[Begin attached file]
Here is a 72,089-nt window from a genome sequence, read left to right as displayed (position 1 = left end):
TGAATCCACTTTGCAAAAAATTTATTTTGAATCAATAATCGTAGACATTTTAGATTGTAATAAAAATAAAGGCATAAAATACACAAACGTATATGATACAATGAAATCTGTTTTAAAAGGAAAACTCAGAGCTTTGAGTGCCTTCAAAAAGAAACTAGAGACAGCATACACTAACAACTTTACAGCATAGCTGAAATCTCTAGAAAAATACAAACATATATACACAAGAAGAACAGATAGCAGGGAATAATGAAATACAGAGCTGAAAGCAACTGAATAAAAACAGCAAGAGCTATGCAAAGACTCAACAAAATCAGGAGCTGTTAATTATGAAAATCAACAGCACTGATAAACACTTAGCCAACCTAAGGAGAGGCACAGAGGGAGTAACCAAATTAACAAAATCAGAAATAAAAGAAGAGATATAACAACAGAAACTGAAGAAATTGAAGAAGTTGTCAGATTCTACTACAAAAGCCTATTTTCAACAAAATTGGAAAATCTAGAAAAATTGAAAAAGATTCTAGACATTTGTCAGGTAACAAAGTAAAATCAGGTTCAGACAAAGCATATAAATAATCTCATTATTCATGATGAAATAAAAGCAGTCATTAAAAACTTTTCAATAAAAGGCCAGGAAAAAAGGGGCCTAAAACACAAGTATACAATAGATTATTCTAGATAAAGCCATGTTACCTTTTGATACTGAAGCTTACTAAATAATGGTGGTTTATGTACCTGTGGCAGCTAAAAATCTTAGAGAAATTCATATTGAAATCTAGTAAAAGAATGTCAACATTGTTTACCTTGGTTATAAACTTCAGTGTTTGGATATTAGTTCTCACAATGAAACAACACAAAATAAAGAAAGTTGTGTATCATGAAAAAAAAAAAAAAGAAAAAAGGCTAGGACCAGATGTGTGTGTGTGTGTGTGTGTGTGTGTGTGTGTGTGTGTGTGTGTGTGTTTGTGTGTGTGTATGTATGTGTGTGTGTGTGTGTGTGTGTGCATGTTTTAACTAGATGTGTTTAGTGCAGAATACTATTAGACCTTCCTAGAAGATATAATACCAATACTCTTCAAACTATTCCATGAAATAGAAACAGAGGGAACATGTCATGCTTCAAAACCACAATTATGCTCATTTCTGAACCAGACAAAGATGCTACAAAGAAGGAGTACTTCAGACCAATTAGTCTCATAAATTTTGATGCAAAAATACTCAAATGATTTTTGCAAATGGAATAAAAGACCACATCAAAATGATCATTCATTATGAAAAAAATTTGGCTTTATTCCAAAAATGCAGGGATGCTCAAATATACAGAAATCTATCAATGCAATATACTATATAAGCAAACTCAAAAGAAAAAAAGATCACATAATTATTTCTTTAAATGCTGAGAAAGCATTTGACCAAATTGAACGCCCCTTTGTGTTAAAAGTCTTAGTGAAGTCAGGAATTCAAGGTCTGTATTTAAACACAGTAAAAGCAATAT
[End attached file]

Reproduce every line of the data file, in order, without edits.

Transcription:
Here is a 72,089-nt window from a genome sequence, read left to right as displayed (position 1 = left end):
TGAATCCACTTTGCAAAAAATTTATTTTGAATCAATAATCGTAGACATTTTAGATTGTAATAAAAATAAAGGCATAAAATACACAAACGTATATGATACAATGAAATCTGTTTTAAAAGGAAAACTCAGAGCTTTGAGTGCCTTCAAAAAGAAACTAGAGACAGCATACACTAACAACTTTACAGCATAGCTGAAATCTCTAGAAAAATACAAACATATATACACAAGAAGAACAGATAGCAGGGAATAATGAAATACAGAGCTGAAAGCAACTGAATAAAAACAGCAAGAGCTATGCAAAGACTCAACAAAATCAGGAGCTGTTAATTATGAAAATCAACAGCACTGATAAACACTTAGCCAACCTAAGGAGAGGCACAGAGGGAGTAACCAAATTAACAAAATCAGAAATAAAAGAAGAGATATAACAACAGAAACTGAAGAAATTGAAGAAGTTGTCAGATTCTACTACAAAAGCCTATTTTCAACAAAATTGGAAAATCTAGAAAAATTGAAAAAGATTCTAGACATTTGTCAGGTAACAAAGTAAAATCAGGTTCAGACAAAGCATATAAATAATCTCATTATTCATGATGAAATAAAAGCAGTCATTAAAAACTTTTCAATAAAAGGCCAGGAAAAAAGGGGCCTAAAACACAAGTATACAATAGATTATTCTAGATAAAGCCATGTTACCTTTTGATACTGAAGCTTACTAAATAATGGTGGTTTATGTACCTGTGGCAGCTAAAAATCTTAGAGAAATTCATATTGAAATCTAGTAAAAGAATGTCAACATTGTTTACCTTGGTTATAAACTTCAGTGTTTGGATATTAGTTCTCACAATGAAACAACACAAAATAAAGAAAGTTGTGTATCATGAAAAAAAAAAAAAAGAAAAAAGGCTAGGACCAGATGTGTGTGTGTGTGTGTGTGTGTGTGTGTGTGTGTGTGTGTGTGTGTGTTTGTGTGTGTGTATGTATGTGTGTGTGTGTGTGTGTGTGTGCATGTTTTAACTAGATGTGTTTAGTGCAGAATACTATTAGACCTTCCTAGAAGATATAATACCAATACTCTTCAAACTATTCCATGAAATAGAAACAGAGGGAACATGTCATGCTTCAAAACCACAATTATGCTCATTTCTGAACCAGACAAAGATGCTACAAAGAAGGAGTACTTCAGACCAATTAGTCTCATAAATTTTGATGCAAAAATACTCAAATGATTTTTGCAAATGGAATAAAAGACCACATCAAAATGATCATTCATTATGAAAAAAATTTGGCTTTATTCCAAAAATGCAGGGATGCTCAAATATACAGAAATCTATCAATGCAATATACTATATAAGCAAACTCAAAAGAAAAAAAGATCACATAATTATTTCTTTAAATGCTGAGAAAGCATTTGACCAAATTGAACGCCCCTTTGTGTTAAAAGTCTTAGTGAAGTCAGGAATTCAAGGTCTGTATTTAAACACAGTAAAAGCAATAT